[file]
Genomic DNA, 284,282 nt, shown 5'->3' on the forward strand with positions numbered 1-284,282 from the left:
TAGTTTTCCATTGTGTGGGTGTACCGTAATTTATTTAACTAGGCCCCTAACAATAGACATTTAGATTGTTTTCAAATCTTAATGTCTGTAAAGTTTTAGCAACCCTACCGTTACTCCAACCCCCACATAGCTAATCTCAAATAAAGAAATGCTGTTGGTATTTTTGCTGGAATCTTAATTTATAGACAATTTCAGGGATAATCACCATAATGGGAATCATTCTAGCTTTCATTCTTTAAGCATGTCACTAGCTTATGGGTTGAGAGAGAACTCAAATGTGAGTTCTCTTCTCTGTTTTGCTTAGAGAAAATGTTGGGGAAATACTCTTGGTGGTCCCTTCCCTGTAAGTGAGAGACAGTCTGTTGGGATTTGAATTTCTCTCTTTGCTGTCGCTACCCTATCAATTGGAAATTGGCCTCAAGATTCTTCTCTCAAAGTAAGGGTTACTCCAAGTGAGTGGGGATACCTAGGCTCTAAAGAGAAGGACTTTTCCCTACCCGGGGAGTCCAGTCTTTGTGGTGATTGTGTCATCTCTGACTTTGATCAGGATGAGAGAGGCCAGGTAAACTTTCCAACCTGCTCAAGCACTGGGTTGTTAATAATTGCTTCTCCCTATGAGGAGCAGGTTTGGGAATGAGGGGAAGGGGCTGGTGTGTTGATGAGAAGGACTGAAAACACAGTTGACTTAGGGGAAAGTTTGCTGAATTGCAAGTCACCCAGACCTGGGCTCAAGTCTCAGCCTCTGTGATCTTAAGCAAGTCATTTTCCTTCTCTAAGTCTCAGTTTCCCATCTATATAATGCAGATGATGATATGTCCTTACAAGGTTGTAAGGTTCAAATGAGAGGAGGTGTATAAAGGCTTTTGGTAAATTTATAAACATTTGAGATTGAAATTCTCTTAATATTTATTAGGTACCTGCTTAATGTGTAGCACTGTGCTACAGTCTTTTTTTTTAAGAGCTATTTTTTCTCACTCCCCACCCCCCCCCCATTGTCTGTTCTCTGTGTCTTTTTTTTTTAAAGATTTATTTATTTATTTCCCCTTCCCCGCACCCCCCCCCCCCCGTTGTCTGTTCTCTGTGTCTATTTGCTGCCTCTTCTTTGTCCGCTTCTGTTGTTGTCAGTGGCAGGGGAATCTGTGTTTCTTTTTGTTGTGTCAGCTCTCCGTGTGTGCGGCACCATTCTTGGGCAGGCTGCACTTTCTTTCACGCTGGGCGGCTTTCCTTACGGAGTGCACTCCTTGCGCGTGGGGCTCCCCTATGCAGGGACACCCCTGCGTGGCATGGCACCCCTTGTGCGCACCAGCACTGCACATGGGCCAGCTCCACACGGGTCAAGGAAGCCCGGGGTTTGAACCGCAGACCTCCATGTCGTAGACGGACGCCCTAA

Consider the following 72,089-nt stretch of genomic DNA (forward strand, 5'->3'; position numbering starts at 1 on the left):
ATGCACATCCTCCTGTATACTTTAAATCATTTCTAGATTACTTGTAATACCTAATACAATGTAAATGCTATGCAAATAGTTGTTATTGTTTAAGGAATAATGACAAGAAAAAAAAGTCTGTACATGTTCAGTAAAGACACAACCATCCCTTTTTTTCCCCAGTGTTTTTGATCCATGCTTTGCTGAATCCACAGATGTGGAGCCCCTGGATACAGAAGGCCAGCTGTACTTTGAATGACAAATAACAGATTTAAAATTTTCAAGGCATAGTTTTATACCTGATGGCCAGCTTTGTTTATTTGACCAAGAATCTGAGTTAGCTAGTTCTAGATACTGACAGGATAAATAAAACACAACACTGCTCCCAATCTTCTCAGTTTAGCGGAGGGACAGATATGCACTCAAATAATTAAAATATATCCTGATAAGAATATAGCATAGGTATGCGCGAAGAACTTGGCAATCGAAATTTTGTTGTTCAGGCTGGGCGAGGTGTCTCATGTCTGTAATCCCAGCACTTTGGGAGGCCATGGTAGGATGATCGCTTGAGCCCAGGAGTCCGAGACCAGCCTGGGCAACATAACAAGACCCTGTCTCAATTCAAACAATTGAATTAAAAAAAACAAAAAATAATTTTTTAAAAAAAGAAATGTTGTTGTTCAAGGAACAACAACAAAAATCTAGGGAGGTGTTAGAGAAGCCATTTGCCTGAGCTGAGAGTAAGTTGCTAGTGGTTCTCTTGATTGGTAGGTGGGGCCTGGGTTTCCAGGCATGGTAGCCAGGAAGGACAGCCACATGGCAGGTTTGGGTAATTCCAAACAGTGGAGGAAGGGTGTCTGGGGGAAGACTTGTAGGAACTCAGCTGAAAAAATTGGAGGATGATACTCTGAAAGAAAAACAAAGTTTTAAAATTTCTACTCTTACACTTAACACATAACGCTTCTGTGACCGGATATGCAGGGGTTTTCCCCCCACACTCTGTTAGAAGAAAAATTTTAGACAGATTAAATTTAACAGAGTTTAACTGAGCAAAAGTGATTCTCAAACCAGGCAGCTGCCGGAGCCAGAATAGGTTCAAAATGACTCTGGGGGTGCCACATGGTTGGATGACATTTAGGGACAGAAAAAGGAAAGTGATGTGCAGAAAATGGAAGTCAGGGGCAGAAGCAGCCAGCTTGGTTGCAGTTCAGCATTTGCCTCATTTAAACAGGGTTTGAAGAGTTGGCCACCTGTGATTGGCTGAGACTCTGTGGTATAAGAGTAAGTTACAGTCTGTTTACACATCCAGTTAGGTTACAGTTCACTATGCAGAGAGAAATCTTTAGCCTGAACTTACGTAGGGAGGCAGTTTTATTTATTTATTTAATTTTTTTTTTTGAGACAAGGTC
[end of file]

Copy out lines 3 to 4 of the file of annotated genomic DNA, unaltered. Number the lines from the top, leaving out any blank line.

Consider the following 72,089-nt stretch of genomic DNA (forward strand, 5'->3'; position numbering starts at 1 on the left):
ATGCACATCCTCCTGTATACTTTAAATCATTTCTAGATTACTTGTAATACCTAATACAATGTAAATGCTATGCAAATAGTTGTTATTGTTTAAGGAATAATGACAAGAAAAAAAAGTCTGTACATGTTCAGTAAAGACACAACCATCCCTTTTTTTCCCCAGTGTTTTTGATCCATGCTTTGCTGAATCCACAGATGTGGAGCCCCTGGATACAGAAGGCCAGCTGTACTTTGAATGACAAATAACAGATTTAAAATTTTCAAGGCATAGTTTTATACCTGATGGCCAGCTTTGTTTATTTGACCAAGAATCTGAGTTAGCTAGTTCTAGATACTGACAGGATAAATAAAACACAACACTGCTCCCAATCTTCTCAGTTTAGCGGAGGGACAGATATGCACTCAAATAATTAAAATATATCCTGATAAGAATATAGCATAGGTATGCGCGAAGAACTTGGCAATCGAAATTTTGTTGTTCAGGCTGGGCGAGGTGTCTCATGTCTGTAATCCCAGCACTTTGGGAGGCCATGGTAGGATGATCGCTTGAGCCCAGGAGTCCGAGACCAGCCTGGGCAACATAACAAGACCCTGTCTCAATTCAAACAATTGAATTAAAAAAAACAAAAAATAATTTTTTAAAAAAAGAAATGTTGTTGTTCAAGGAACAACAACAAAAATCTAGGGAGGTGTTAGAGAAGCCATTTGCCTGAGCTGAGAGTAAGTTGCTAGTGGTTCTCTTGATTGGTAGGTGGGGCCTGGGTTTCCAGGCATGGTAGCCAGGAAGGACAGCCACATGGCAGGTTTGGGTAATTCCAAACAGTGGAGGAAGGGTGTCTGGGGGAAGACTTGTAGGAACTCAGCTGAAAAAATTGGAGGATGATACTCTGAAAGAAAAACAAAGTTTTAAAATTTCTACTCTTACACTTAACACATAACGCTTCTGTGACCGGATATGCAGGGGTTTTCCCCCCACACTCTGTTAGAAGAAAAATTTTAGACAGATTAAATTTAACAGAGTTTAACTGAGCAAAAGTGATTCTCAAACCAGGCAGCTGCCGGAGCCAGAATAGGTTCAAAATGACTCTGGGGGTGCCACATGGTTGGATGACATTTAGGGACAGAAAAAGGAAAGTGATGTGCAGAAAATGGAAGTCAGGGGCAGAAGCAGCCAGCTTGGTTGCAGTTCAGCATTTGCCTCATTTAAACAGGGTTTGAAGAGTTGGCCACCTGTGATTGGCTGAGACTCTGTGGTATAAGAGTAAGTTACAGTCTGTTTACACATCCAGTTAGGTTACAGTTCACTATGCAGAGAGAAATCTTTAGCCTGAACTTACGTAGGGAGGCAGTTTTATTTATTTATTTAATTTTTTTTTTTGAGACAAGGTC